Dukes of Hazzard TV DBFE (DVD) and The Dukes of Hazzard: Hazzard in Hollywood
What's more fun than 10 in the tank and four on the floor? Tom Wopat, John Schneider, Catherine Bach and more of your Dukes of Hazzard favorites together again! In Reunion!, folks come home to Hazzard and discover a plot to turn Hazzard Swamp into a theme park...leaving the swamp critters high and dry. Before you can say wait a durn minute, the cousins are back in the General Lee, tearing up the roads to stop the nefarious scheme. Then they head west for Hazzard in Hollywood and a big-time recording deal. It turns out the deal includes a Russian mobster, a sultry songstress from the 'hood, and a beautiful blonde vice'mayor with the hots for Enos. Double the Dukes - double the down home fun!
The Dukes of Hazzard: Reunion!
(1997) revels in all the basic pleasures of this classic good ol' boy TV series: fast cars, bar fights, police cars colliding in midair, and pretty girls who bend over a lot in cutoff shorts. Almost the whole cast reunites--Bo Duke (John Schneider) has become a racecar pilot; Luke Duke (Tom Wopat) has become a smoke jumper; and Daisy Duke (Catherine Bach) has become a motorcycle-riding PhD in ecology. Along for the ride are Cooter (Ben Jones), who's become a congressman, Enos (Sonny Shroyer), who's become an L.A. police detective, and Uncle Jesse (Denver Pyle), who's just the same ornery old coot he ever was. A wily con woman named Mama Jo Max (Stella Stevens, star of the original Nutty Professor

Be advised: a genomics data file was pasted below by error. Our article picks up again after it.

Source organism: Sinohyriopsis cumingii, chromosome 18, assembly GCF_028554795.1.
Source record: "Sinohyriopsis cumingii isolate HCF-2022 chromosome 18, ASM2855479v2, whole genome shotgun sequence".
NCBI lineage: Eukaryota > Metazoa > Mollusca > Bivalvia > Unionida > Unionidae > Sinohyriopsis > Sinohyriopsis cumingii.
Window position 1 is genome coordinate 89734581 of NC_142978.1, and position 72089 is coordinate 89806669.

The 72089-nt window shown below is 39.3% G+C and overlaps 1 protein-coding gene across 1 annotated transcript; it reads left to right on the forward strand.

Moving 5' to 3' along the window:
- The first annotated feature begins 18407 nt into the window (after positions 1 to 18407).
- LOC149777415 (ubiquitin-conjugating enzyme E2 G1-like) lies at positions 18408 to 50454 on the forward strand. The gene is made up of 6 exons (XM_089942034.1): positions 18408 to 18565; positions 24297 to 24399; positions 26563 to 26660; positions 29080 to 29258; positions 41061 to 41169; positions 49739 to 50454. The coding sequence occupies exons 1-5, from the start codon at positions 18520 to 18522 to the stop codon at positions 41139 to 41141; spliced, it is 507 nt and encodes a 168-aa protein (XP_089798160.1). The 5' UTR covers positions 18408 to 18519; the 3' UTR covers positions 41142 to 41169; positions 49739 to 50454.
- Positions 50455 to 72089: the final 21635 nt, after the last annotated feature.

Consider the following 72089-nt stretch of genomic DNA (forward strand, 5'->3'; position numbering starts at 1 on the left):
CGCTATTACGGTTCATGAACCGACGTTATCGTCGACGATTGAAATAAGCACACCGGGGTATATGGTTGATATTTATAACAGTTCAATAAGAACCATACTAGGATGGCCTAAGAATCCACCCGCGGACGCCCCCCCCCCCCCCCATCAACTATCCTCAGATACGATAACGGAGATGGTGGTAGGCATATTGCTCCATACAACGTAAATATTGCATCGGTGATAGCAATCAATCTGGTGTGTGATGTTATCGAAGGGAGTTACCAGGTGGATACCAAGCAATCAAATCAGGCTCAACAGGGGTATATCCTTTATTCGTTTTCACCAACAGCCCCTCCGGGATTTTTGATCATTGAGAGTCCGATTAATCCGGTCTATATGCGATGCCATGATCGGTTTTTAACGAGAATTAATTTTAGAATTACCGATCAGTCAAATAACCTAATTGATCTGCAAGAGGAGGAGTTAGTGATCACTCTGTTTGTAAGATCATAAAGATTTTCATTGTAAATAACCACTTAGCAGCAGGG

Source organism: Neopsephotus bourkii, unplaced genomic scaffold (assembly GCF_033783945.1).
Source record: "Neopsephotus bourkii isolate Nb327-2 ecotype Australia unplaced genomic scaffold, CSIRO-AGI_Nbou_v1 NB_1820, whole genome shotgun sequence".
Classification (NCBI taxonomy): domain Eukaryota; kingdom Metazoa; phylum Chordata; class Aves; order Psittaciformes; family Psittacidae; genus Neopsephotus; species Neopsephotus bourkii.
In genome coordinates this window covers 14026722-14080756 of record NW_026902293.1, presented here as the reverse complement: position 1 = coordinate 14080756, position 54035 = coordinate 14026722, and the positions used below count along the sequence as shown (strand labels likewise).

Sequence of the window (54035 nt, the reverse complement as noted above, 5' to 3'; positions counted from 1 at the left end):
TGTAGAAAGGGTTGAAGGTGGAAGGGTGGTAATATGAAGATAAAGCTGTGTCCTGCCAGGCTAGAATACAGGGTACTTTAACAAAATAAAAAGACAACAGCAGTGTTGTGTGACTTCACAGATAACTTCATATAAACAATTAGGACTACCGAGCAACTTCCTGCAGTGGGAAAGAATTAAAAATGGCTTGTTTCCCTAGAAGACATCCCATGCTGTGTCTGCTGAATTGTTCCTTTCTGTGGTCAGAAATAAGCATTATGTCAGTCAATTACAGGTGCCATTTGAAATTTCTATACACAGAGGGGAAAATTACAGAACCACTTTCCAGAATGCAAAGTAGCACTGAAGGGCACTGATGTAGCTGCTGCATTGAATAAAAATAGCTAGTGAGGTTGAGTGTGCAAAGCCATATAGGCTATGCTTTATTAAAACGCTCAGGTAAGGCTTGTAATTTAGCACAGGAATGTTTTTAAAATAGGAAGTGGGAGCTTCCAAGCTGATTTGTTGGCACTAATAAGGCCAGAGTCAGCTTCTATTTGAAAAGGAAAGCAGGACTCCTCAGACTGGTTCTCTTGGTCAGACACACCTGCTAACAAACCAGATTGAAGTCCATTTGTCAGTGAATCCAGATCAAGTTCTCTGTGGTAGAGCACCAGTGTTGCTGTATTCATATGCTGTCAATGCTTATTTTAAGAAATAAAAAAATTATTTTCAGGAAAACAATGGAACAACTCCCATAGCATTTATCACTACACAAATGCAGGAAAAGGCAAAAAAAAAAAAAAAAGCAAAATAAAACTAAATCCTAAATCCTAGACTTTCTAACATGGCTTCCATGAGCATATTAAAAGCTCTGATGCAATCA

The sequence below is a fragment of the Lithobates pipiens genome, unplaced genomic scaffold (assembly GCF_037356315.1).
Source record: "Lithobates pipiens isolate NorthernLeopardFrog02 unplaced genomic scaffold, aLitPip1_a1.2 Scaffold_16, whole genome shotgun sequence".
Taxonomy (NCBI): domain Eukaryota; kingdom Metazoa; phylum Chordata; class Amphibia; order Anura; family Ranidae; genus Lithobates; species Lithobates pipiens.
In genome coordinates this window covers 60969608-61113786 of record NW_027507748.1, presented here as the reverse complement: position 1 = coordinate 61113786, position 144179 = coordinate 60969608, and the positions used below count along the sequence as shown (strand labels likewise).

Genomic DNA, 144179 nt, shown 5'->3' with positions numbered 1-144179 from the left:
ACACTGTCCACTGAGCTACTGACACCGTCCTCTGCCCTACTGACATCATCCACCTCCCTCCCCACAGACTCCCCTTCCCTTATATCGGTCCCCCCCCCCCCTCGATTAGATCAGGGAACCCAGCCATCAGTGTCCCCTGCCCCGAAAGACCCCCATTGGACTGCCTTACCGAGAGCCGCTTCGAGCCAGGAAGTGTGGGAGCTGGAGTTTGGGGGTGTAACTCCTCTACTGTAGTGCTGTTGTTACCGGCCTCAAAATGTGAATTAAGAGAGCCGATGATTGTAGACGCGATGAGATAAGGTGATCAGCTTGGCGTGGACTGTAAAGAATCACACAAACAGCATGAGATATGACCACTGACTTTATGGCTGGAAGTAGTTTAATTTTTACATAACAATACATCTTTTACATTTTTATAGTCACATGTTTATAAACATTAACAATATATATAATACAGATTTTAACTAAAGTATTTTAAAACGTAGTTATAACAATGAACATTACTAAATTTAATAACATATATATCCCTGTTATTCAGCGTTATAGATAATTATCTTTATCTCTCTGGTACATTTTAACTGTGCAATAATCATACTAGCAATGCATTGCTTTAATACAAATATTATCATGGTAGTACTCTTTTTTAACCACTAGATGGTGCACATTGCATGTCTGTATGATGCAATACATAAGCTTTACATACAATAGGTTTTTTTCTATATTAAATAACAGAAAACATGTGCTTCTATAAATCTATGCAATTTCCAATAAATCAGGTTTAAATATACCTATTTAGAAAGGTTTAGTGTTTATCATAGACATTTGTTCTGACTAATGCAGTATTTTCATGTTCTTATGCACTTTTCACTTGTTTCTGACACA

and the original Poseidon Adventure
) has teamed up with Sheriff Rosco (James Best) to turn the beloved local swamp into a theme park, and the Duke boys agree to drive the General Lee (the show's trademark red Dodge Charger, which was more popular than the human stars) in a race to protect the endangered land. Naturally, there are double-crosses on top of double-crosses and all the down-home high jinks you could ask for. Written by the creator of the original show, Reunion!
doesn't have a lot of surprises, but who watches The Dukes of Hazzard
for surprises? This is comfort television, pure and simple, and fans of the show will take plenty of comfort. However, the less said about Hazzard in Hollywood
(2000), the better. This hodgepodge of contrived plotting, clumsy dialogue, and inane supporting characters hoped to revive the franchise with a new recurring villain to replace the late, lamented Boss Hogg (Sorrell Booke), but the results are dismal--which only highlights how successfully Reunion!
captures the flavor of the original show. --Bret Fetzer